Finally nails it, the guy does get 22 points, the family from Yellowknife, Northwest Territories wins 10-grand and the game is over…right? Naw….we’re going to overtime! Marty’s out rousting us from our seats to jump and dance and woo-woo to still one more Taylor Swift song and we’re all trying to shake off what’s now become an ordeal. We find out the producers didn’t like how the show opened so they have to do it over and we have to stand, and clap and woo-woo! with the same energy we had at the start. Meanwhile the losing family is skulking just off camera watching this and while awaiting the cue to record, Gerry Dee cracks to them, “you’re thinking, can we fuckin’ go yet?” Biggest laugh of the day so far.

The open is re-recorded, the show is over and we get to leave, four hours after we first arrived. The actual recording of what will amount to 22 minutes of television took about 90 minutes.

It’ ok! My son had the time of his life, we got to jump up, dance, say woo-woo! a lot and have a cool experience. Survey SAID! “FUN, EH?”

When Push Comes To Blow

snowblowerI never owned a snow blower…until yesterday. That means I lived almost 25-thousand days without one. I never once wished I owned one, because that would mean I’d have to be out in the cold snow…well…blowing it.

For 11 years, when we lived in Arizona and Georgia, there wasn’t really any snow to blow, so that’s more than 4-thousand days right there. When we moved up to Michigan from Georgia back in 1989 the house we lived in for 25 years had a long, straight, double-wide driveway as well as a circle drive. Didn’t need to blow the snow away because the people who sold us the house had employed an excellent plow service and we kept them. They never let us down.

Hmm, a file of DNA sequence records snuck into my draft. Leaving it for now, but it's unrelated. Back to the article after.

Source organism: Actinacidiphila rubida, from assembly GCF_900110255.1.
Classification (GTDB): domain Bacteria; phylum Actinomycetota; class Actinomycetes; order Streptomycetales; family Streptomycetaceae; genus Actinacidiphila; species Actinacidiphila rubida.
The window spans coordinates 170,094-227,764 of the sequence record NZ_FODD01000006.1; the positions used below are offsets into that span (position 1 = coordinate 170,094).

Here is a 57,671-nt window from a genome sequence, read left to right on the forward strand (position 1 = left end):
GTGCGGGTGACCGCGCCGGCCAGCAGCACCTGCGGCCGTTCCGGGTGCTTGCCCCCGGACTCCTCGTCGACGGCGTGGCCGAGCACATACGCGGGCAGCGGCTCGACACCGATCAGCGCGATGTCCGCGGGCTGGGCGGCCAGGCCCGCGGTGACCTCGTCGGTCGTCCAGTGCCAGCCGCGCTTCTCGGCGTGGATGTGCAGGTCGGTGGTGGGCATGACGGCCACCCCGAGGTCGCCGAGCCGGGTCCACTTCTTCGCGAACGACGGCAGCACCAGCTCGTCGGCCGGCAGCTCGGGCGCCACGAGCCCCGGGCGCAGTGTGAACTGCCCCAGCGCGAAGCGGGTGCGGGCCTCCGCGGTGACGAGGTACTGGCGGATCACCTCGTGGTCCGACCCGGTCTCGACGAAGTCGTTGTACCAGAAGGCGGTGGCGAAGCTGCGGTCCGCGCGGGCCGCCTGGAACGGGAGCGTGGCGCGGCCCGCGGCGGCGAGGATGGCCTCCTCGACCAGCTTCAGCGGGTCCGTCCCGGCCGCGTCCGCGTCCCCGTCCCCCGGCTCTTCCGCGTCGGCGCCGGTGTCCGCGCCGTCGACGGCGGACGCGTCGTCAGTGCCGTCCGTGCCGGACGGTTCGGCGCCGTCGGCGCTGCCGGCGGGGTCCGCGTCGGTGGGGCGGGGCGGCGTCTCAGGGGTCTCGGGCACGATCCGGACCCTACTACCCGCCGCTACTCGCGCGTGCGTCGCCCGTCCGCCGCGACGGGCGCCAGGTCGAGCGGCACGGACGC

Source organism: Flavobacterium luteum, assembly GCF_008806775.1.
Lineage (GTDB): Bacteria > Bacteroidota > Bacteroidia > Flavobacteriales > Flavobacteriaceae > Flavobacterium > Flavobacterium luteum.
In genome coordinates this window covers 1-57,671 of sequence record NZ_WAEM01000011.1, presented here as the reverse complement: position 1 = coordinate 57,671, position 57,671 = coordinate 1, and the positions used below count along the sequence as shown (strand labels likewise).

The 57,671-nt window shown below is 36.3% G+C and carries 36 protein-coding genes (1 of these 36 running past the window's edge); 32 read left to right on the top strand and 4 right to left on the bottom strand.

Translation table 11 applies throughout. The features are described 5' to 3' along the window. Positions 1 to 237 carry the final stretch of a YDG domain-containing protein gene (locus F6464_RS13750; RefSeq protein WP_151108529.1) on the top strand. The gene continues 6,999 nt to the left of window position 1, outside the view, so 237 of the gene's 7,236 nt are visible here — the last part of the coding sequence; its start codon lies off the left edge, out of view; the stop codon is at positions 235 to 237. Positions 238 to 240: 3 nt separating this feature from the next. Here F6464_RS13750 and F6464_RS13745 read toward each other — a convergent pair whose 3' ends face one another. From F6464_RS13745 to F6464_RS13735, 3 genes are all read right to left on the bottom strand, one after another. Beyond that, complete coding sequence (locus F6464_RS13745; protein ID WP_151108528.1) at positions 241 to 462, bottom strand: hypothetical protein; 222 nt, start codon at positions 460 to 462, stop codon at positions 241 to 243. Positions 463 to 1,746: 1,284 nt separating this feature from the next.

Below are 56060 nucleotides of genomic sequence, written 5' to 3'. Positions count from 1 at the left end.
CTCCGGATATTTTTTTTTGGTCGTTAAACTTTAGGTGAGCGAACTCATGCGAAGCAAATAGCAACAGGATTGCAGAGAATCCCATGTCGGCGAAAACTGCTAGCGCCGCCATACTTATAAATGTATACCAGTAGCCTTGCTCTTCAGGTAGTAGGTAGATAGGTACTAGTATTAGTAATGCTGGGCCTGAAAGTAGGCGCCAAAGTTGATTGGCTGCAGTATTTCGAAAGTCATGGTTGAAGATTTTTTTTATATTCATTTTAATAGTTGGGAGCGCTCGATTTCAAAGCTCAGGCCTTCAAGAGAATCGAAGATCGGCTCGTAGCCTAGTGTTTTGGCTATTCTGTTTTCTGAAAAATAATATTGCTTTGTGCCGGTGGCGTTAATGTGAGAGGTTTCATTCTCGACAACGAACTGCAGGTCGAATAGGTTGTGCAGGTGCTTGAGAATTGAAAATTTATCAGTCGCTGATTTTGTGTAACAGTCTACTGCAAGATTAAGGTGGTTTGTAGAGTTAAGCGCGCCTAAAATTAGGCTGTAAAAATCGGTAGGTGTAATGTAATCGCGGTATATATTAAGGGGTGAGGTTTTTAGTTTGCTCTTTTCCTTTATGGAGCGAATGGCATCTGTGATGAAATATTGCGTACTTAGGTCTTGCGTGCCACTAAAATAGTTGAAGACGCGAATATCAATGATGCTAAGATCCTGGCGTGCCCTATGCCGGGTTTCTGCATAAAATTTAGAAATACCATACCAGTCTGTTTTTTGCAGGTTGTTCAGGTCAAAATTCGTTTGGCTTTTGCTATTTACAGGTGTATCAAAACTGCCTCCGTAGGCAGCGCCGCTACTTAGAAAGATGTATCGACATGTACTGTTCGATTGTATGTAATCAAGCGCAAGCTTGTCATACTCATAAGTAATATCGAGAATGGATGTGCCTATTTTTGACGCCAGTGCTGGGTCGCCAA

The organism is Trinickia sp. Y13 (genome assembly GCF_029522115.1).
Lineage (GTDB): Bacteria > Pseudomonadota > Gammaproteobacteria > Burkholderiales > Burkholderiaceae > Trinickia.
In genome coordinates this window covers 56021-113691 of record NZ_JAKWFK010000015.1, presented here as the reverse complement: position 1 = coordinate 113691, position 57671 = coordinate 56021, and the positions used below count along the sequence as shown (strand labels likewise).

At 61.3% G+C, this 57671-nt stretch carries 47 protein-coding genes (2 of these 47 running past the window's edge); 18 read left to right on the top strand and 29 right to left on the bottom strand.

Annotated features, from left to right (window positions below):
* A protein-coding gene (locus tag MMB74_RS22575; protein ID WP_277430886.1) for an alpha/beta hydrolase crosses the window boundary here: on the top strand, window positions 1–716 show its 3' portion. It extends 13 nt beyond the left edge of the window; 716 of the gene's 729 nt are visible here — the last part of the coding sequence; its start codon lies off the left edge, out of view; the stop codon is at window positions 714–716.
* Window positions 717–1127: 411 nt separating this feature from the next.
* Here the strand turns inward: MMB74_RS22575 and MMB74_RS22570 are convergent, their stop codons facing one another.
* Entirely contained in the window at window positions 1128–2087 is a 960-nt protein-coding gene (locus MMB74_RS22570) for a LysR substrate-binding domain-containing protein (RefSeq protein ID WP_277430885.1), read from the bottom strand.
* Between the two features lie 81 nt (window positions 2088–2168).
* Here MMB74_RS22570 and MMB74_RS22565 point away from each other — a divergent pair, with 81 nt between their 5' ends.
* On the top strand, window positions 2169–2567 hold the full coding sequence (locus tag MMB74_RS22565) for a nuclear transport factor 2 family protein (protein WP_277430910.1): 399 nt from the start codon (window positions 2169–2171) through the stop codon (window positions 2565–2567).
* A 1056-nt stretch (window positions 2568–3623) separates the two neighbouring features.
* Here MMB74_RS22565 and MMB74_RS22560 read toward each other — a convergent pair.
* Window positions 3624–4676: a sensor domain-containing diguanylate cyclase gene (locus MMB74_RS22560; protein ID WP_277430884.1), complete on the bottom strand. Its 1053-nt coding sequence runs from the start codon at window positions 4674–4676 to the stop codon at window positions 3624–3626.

A little over two years ago we moved to a bigger house with a much smaller driveway. So small, we couldn’t get a plow service to accept us. So my wife and I figured we could shovel the stuff. Oh, that worked out until this past Monday night when we got hit with an early blast of snow…about 9 inches of it. We went out after dinner and started shoveling. But it wasn’t as easy as it once seemed. After half the driveway was reasonably cleared, we hung up our shovels for good. We made a solemn pact before turning out the lights that night that we’d finally have to concede to reality and buy a stupid snow blower.

Snow blowers fly off the shelves once the first flakes fly, so I got up early and was the first person at the nearest Menards when it opened at 6:30 a.m. I had already chosen which blower I wanted and confirmed on the store’s app they had a few in stock. It said they had five. When I got there they had two. Whew! After I quickly grabbed the giant box containing the blower they only had one. Another guy was next to me who wanted something more beefy. All they had left was the floor sample. He snatched it off the shelf and hightailed it to the cashier.  We gave each other that knowing look that said, “ha! we’re badass early risers who beat the other losers to the last snow blowers! Shovel THAT!” Yes, men are often morons.

As soon as I got home I couldn’t wait to extract the machine from its box and assemble it. It was easy. No tools required! The operating instructions were also easy. Then…the big moment. I fired up that snow eatin’ machine and commenced to blowin’! Having never before operated such a device, I thought it would be a drag. It wasn’t. I discovered the wonder of the chute that shoots the snow you just blew to somewhere it wasn’t. You could grab this handy rod and rotate the chute in any direction. Suddenly I had created a game where I could imagine aiming the chute at annoying pickup truck drivers and blowing them off the road with SNOW FORCE!  I’d reach the next level by picking off poodles piddling on my lawn and giving door-to-door salesmen snowy face washes. Bam! Whoosh! Freeze! My snow blower had become the most awesome game console this side of my Atari 2600.